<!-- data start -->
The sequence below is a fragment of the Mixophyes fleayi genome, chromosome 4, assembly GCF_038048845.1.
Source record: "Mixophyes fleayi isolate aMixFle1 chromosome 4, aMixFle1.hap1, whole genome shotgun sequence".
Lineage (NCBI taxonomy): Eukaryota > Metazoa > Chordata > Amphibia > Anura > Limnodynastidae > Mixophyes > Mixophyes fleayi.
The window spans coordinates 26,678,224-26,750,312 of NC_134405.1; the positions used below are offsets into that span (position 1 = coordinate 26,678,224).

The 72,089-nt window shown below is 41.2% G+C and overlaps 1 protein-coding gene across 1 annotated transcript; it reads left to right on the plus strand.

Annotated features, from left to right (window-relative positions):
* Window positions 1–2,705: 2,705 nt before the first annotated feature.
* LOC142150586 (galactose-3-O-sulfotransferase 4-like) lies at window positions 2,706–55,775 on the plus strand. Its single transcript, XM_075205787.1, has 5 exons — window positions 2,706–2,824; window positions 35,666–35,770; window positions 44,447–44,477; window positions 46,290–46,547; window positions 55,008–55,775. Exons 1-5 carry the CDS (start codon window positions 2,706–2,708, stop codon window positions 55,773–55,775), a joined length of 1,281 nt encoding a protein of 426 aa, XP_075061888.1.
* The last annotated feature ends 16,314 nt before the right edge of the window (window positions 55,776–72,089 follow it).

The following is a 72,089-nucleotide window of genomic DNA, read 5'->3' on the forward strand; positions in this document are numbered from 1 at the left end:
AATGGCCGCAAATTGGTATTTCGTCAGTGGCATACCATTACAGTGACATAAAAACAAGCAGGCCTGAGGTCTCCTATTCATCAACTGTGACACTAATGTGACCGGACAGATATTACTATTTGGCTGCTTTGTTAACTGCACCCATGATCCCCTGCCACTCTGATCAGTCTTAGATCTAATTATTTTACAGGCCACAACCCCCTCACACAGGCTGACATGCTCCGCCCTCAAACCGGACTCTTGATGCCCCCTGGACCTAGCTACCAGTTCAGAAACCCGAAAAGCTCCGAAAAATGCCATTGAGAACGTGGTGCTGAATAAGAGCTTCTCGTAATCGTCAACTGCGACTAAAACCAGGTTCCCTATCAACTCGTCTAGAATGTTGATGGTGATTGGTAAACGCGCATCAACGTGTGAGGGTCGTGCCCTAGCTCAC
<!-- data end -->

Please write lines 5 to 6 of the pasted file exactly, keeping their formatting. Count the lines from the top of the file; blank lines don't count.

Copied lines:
The 72,089-nt window shown below is 41.2% G+C and overlaps 1 protein-coding gene across 1 annotated transcript; it reads left to right on the plus strand.

Annotated features, from left to right (window-relative positions):